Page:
People with advanced heart failure and who also have diabetes that requires insulin treatment have about a fourfold greater mortality rate than heart failure patients who don’t take insulin, researchers report.
“The magnitude of the effect was pretty surprising,” investigator Dr. Gregg C. Fonarow from the Ahmanson-UCLA Cardiomyopathy Center in Los Angeles said in a telephone interview with AMN Health.
Previous studies have shown that diabetes itself is associated with a moderate increase in mortality risk in heart failure patients. “But none of these prior studies have really looked at the way the diabetic patients had been treated with regard to insulin and oral medications, so this really is a new and dramatic finding,” Fonarow explained.
Fonarow’s team followed a group of 554 patients with advanced heart failure, of whom 132 had diabetes. Of these, about a third were on insulin therapy while the rest used other, oral medications or diet restrictions to control blood sugar levels.
One-year survival rates were 90 percent for non-diabetic patients, 86 percent for non-insulin-treated diabetic patients, but only 62 percent for insulin-treated diabetic patients, the investigators report in the American Heart Journal.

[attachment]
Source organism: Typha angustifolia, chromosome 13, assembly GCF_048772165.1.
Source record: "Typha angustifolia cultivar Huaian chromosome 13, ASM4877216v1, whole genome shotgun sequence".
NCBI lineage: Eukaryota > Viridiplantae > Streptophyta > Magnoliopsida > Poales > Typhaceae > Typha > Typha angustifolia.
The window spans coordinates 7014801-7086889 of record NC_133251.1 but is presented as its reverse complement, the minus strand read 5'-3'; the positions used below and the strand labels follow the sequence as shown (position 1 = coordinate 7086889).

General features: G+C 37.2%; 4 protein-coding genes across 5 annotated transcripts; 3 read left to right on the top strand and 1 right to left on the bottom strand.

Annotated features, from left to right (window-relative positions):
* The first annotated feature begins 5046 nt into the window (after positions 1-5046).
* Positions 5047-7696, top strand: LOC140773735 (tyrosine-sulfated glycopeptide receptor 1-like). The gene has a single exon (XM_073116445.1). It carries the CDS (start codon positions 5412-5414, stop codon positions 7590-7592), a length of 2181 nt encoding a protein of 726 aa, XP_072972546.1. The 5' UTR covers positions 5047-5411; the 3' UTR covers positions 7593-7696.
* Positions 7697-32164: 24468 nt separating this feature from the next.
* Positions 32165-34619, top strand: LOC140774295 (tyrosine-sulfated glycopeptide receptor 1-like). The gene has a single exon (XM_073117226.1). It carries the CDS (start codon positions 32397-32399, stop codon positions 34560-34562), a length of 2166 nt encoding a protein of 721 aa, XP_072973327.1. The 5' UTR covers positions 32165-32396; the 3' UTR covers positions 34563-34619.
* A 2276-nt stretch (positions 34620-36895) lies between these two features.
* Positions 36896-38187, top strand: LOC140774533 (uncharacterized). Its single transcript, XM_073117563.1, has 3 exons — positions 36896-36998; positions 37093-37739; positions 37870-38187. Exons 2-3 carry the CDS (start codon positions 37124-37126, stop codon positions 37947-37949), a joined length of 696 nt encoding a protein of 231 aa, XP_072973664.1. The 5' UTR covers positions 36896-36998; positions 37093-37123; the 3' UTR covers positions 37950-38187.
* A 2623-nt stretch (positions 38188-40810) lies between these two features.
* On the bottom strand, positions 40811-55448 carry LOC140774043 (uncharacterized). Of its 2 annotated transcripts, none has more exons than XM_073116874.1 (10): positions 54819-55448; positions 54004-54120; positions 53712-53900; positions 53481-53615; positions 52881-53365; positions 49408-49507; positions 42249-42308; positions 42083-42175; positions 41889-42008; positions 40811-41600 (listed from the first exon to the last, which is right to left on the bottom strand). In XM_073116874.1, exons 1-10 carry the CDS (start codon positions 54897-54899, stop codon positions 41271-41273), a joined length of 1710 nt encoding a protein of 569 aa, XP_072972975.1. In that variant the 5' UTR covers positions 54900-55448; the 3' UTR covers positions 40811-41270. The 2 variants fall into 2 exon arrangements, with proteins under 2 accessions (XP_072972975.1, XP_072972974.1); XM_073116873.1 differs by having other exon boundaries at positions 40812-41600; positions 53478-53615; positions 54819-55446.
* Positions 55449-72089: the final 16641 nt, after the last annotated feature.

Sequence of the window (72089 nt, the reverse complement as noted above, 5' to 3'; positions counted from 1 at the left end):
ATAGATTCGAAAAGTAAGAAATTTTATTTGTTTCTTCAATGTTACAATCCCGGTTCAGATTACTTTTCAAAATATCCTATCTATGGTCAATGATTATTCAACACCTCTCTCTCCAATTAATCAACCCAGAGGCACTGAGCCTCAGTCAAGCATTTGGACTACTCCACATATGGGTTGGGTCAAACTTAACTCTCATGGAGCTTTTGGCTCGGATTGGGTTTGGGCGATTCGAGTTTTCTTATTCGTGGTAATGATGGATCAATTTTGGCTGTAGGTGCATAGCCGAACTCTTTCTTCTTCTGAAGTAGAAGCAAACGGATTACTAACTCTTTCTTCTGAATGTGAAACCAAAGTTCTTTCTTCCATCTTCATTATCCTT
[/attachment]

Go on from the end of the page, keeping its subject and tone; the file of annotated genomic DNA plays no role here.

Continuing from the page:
After taking into account differences in age and patients’ medical history, analysis of the data showed that insulin therapy was a predictor of mortality and “highly statistically significantly so,” Fonarow said. Non-insulin treated diabetes did not increase the risk of dying.
“We can’t be sure that it is the insulin itself leading to this dramatic increase in mortality risk,” he continued, “but certainly there is an urgent need for further investigation to see whether we should try to avoid insulin in these patients.”
“In the near term,” Fonarow concluded, “clinicians need to recognize that heart failure patients with diabetes who are treated with insulin are at particularly high risk for mortality and deserve increased attention.”
SOURCE: American Heart Journal, January 2005.
Revision date: June 18, 2011
Last revised: by David A. Scott, M.D.